The Powerful Local Tool for iPhone and iPad Management

Posts tagged with "readdle"

Quick Review: Remarks

Readdle is today launching their latest iPad productivity app, Remarks. In some ways it is similar to their existing products such as ReaddleDocs or PDF Expert because it features full PDF annotation capabilities, but it is distinctly different because it is the first of their apps to really push the idea of handwriting and note taking as a core function. We’ve reviewed many of Readdle’s products before and by this stage it is clear to us that they make quality productivity software for iOS, so the real question I had when I downloaded this app was what exactly does it let you do and how might it fit into how I work.

What struck me almost instantly was that this app is clearly aimed at being a PDF creation tool, it isn’t like ReaddleDocs or PDF Expert which are more focused as being document management and PDF annotation apps. Remarks may have those same annotation tools but it wants you to create PDF documents, whether it be a handwritten note, drawing or diagram that you want to send to a colleague or perhaps a study note.

In its current form, PDF annotation may be useful but it’s a bit of a pain to get a PDF into Remarks, unlike PDF Expert and ReaddleDocs it doesn’t (yet) have support for cloud services such as Dropbox or SugarSync. Fortunately, this will only be a short-lived annoyance, Readdle plans to have an update ready within two weeks that adds support for cloud services.

Once you do get a PDF into Remarks, you won’t be disappointed - the same powerful annotation functionality that is in Readdle’s other apps is also available in Remarks. So you’ll get the tools to add text, draw shapes and write or draw in freehand on those PDFs, and as usual it is all editable in Preview on the Mac or any other PDF reader such as Adobe Acrobat.

I think for me, this app will come in handy when I need to take down study notes that also require diagrams or illustrations. Things that I can’t do in Evernote, which is very much a text focused note-taking app. In the past I have sketched them down in an exercise book and then for the most important ones I have subsequently drawn them up in Photoshop, OmniGraffle or OmniGraphSketcher, importing those into Evernote. Now I could just use Remarks to make an electronic copy of all my study notes, not just those that are in plain text. I’ll probably still use Photoshop or one of the Omni apps for some of my diagrams that are super important so they are a little neater - but its no longer a requirement.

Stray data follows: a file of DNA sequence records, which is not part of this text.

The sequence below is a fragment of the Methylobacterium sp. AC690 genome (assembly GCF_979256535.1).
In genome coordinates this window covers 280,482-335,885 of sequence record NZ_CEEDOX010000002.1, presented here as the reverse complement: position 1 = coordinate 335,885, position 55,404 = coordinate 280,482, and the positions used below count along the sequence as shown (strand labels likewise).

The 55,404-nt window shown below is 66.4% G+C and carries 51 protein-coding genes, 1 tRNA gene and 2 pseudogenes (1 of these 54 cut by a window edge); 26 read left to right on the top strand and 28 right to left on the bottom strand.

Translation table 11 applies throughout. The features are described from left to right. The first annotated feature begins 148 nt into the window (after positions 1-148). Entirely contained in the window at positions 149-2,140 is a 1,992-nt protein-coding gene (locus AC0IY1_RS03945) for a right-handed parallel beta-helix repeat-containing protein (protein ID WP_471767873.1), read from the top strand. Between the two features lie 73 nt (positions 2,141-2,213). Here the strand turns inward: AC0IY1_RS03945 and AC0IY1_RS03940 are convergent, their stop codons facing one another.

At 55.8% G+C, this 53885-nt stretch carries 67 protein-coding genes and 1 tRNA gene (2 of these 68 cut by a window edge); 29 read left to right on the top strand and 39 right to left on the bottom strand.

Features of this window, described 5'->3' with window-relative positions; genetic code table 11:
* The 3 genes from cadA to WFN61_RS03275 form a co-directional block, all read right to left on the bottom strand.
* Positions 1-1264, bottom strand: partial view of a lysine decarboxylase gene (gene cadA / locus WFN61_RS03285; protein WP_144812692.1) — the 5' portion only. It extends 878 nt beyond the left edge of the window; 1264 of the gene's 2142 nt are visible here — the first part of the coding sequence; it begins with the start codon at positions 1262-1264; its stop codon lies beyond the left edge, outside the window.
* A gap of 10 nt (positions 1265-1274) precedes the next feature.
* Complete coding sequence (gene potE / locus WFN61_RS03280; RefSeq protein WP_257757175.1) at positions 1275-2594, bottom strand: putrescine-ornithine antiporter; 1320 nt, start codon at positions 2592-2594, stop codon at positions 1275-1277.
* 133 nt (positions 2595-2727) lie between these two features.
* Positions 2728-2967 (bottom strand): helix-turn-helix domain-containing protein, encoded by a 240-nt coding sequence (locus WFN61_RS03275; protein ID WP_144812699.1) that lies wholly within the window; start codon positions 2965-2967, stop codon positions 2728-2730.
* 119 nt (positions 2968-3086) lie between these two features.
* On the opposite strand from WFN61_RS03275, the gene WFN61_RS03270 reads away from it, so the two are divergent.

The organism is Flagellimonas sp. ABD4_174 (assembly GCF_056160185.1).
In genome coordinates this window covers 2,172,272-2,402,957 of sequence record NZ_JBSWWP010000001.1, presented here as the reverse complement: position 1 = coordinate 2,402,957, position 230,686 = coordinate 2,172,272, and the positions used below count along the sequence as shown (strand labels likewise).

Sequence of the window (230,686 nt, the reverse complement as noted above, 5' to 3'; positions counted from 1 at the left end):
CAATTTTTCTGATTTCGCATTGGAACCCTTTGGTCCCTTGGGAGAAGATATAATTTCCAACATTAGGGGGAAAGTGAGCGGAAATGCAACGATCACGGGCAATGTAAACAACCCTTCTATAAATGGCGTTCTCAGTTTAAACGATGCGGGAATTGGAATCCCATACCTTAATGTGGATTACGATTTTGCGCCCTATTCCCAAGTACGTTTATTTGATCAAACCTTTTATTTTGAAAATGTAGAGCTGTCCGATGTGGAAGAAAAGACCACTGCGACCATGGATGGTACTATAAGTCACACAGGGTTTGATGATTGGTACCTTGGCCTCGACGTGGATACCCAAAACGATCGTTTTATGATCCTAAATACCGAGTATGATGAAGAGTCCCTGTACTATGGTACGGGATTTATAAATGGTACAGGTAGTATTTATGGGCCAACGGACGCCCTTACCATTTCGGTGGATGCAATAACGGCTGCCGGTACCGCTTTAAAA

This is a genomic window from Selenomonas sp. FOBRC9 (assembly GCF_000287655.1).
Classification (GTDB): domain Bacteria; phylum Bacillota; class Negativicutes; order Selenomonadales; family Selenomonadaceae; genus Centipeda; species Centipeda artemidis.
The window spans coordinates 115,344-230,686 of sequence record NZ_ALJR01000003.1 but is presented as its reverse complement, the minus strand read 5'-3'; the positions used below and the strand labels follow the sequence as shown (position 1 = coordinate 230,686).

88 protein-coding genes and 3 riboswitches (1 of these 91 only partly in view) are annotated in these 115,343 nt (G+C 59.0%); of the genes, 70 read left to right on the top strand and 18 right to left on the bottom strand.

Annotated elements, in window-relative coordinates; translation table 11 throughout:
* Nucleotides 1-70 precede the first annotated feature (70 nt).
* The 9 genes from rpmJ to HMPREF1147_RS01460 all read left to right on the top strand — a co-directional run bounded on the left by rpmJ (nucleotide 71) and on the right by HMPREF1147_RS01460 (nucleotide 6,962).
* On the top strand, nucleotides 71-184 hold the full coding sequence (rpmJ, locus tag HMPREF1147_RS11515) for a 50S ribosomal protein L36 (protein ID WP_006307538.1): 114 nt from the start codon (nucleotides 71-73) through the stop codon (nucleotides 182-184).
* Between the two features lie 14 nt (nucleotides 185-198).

Before I wrap up, I just wanted to make a quick mention of using a stylus with the iPad. The app does recommend using one and I must admit using a stylus in the context of drawing diagrams and general notes does make a lot of sense - using my finger wasn’t as effective as I had hoped and it soon got tiring. So I foresee myself picking up a stylus in the near future, to make sure I can take full advantage of what Remarks offers.

If you are just looking for an app to annotate PDF documents it might be a better idea to go for PDF Expert or ReaddleDocs. But if you want to do more freeform note-taking, drawing diagrams or creating your own simple PDFs, Remarks is the way to go. Remarks is available in the App Store for $4.99.

PDF Expert 3.2 Brings Full PDF Searching And Better Support For Bluetooth Keyboards

PDF Expert for iPad was updated last night to version 3.2, adding some nice new features to further improve the capabilities of the excellent PDF manager, viewer and annotation iPad app. The big new addition is full text search, allowing you to search through all your PDFs, rather than just their file names. I gave this new feature a quick try and whilst the initial indexing took a few minutes, I did have 535 files saved in PDF Expert. Furthermore, once it was indexed, subsequent searches worked virtually instantly.